I think I'm getting it. I really do think at last I understand the direction Ed Miliband and Labour might be taking.
Asked on the Andrew Marr show by interviewer James Landale (covering for the host who is recovering from a stroke) to explain why he has led Labour opposition to the removal of child benefit to people earning over £60,000 and the mooted removal of winter fuel allowance for wealthy pensioners, Miliband managed to communicate a coherent ideology that if he can clarify over the next two years might just get ‘One-Nation’ Labour elected back into government.
He explained that in his mind there is no difference between means testing child benefit and the winter fuel allowance and means testing entry to an NHS hospital or a State school. This is linked to the concept that universal benefits allow the UK population to retain a link to the welfare state that is not just about the paying out of money to people, but also the provision of services and a safety net.
Part of that safety net is the provision of the needs of the population. In particular the ability to feed our children and heat the homes of our elderly – who let’s not forget suffer most from the cold.
Now, those who have lost child benefit and might lose their Winter fuel allowance are very likely to always be able to feed their children and heat their homes – and are most likely not to use state schools and NHS hospitals.
But that’s not the point of ‘One-Nation’ Labour. What Miliband wants is for schools and hospitals to be good enough to be used by the whole population. He also wants the whole population to receive some benefits too.
Challenged by Landale to explain how he could possibly justify the expenditure on child benefit and winter fuel allowance for the elderly given the financial state the country is in Miliband insisted on changing the focus to tax.
If, he said:
1) Everybody paid their tax correctly rather than avoiding it (by adjusting tax laws, the way tax is monitored, closing loopholes and enforcing tax transparency)
2) The government hadn’t cut the top rate of income tax from 50% to 45%;
3) There was a proper cut to pension tax relief – so that it was capped at 20% in the pound instead of whatever is the highest rate of tax you pay
Then the UK would be in a position in which everyone was making the correct contribution, which could then make it more likely that universal benefits could be continued, without adversely affecting the nation’s finances.
Let’s look at those in order. Figures for the amount of money lost to the UK through tax avoidance and evasion range from £20 billion up to over £70 billion so that can make a difference. Clamping down on it may result in companies and people moving elsewhere or act as a disincentive to enterprise (reducing the tax take possibly). Despite it being politically popular, The Treasury estimate that the 50% tax rate brought in less than £1 billion a year and possibly less – they are convinced there were many negative behavioural outcomes from the policy. (see here for their report) .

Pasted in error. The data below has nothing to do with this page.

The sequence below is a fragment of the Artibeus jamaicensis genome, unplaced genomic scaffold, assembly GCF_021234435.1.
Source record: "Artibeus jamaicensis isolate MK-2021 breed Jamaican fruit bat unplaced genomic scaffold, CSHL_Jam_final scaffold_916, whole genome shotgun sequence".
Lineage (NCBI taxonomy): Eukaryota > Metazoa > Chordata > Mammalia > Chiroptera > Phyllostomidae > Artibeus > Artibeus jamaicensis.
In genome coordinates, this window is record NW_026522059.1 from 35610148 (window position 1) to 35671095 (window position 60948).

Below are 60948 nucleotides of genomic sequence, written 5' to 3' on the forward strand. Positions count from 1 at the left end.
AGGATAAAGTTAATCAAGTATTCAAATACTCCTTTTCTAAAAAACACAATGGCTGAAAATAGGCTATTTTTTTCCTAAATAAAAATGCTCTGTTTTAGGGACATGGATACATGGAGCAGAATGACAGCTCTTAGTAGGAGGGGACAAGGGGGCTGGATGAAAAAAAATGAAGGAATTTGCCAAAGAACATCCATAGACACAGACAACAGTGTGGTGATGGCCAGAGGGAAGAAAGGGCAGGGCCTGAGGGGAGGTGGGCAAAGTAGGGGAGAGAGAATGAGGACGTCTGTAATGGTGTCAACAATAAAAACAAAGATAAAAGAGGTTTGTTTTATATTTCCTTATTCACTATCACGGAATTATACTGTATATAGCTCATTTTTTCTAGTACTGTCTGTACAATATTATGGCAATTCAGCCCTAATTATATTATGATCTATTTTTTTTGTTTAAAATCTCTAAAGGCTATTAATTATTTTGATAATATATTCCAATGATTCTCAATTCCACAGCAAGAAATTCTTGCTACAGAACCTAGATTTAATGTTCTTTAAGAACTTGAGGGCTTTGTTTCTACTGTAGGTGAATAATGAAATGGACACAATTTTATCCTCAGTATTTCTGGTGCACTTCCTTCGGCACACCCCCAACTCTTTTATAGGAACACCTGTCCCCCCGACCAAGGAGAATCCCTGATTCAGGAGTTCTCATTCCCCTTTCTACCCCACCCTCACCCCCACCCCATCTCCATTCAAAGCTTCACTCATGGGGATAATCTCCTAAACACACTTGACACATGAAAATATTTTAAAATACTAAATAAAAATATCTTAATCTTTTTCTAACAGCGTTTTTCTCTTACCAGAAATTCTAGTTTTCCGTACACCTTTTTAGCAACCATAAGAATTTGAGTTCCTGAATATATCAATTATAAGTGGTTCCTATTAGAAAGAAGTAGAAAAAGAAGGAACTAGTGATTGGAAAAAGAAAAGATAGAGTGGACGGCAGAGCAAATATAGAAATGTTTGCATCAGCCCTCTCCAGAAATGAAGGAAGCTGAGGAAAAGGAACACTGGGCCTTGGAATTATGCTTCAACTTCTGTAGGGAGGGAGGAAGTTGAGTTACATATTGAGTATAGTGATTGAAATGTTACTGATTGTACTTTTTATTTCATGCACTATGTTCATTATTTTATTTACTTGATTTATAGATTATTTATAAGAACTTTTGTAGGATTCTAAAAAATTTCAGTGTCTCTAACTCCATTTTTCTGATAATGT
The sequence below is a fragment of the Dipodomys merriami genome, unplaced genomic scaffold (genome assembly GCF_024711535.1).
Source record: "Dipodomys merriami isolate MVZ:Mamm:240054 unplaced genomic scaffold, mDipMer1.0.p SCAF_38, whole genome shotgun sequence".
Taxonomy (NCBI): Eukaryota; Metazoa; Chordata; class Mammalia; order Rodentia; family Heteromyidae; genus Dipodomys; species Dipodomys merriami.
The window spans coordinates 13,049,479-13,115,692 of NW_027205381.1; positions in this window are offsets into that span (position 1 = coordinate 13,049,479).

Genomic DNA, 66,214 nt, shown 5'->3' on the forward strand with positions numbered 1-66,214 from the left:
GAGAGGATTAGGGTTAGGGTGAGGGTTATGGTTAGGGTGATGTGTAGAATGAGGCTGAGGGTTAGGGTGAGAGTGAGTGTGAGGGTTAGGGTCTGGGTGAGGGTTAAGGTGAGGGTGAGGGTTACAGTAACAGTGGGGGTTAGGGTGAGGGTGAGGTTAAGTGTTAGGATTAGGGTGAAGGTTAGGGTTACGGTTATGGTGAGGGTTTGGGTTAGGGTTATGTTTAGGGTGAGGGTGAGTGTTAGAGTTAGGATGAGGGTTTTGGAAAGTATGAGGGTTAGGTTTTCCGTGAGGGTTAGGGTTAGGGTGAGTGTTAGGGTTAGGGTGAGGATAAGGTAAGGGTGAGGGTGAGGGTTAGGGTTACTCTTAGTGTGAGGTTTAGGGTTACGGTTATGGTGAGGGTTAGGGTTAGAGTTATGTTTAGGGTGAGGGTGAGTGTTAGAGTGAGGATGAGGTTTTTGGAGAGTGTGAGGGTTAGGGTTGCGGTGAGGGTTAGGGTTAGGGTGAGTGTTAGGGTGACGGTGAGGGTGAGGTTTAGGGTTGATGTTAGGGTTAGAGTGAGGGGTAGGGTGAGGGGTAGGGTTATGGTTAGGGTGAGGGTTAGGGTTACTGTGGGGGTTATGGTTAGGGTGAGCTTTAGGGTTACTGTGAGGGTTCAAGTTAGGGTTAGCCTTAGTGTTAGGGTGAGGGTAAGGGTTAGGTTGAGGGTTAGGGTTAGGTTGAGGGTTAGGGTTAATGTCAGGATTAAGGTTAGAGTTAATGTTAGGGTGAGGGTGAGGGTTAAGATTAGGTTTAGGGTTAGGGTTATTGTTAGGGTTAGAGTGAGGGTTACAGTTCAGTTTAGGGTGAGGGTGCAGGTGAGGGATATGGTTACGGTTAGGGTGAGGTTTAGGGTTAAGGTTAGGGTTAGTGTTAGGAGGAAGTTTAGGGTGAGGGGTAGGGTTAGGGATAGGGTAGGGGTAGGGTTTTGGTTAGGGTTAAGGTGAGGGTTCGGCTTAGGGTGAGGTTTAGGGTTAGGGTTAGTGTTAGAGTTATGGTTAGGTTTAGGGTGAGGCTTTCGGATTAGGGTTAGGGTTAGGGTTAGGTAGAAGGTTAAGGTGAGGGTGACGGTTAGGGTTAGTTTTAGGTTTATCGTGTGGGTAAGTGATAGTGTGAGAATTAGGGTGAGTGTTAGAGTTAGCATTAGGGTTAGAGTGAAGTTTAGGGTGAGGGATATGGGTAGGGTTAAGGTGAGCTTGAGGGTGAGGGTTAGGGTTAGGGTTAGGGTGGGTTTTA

The final policy is linked to one of those behavioural responses. Pension tax relief allows a person to pay into their pension before tax instead of after tax – which means that they are allowed to save money without having paid tax on it previously (not the case with most saving schemes). Those who pay the highest rate therefore claim 45% tax relief on their pension contributions (was 50%).
So when the higher rate of tax was put up to 50% - the most sensible thing to do if you are affected by that rate would have been to put as much as possible in your pension. Any macro economics student will know that this is a withdrawal from the economy, and an explanation of how the 50% tax rate brought in far less revenue than predicted. I imagine this has stayed the same with the 45% rate. People paid enough to be charged these rates of income tax can afford to put this money away.
By capping the rate for pension tax relief at the basic rate of tax (20%) this incentive to save may not be as strong. With less incentive to shelter income in a pension pot – there could be an increase in consumption – with all the attendant multiplier effects of that (more demand for goods and services leads to more demand for labour and then so on).
Miliband concluded this section of the interview by pointing out that before the government starts doing things like capping housing benefit, reducing the uprating of benefits, and means testing child benefit and winter fuel allowance they should be looking at their revenue collection policies. Some would suggest he is arguing once again for ‘tax and spend’ but he would say it’s more about making sure policies on contribution are fair before policies on what people receive are changed.
One Nation Labour is about the whole population taking responsibility as well as the whole population gaining. He wasn’t able to commit to policies for 2015 due to an inability to predict the financial situation we will be in (which allows him to re-emphasise his point that the Tories are making the financial situation worse). But at least he could give a sign that there may be some coherence in his message.
However, it is all very well an Economics and Politics teacher understanding his message. The electorate will need to as well. Will they be prepared to listen, and will they hear?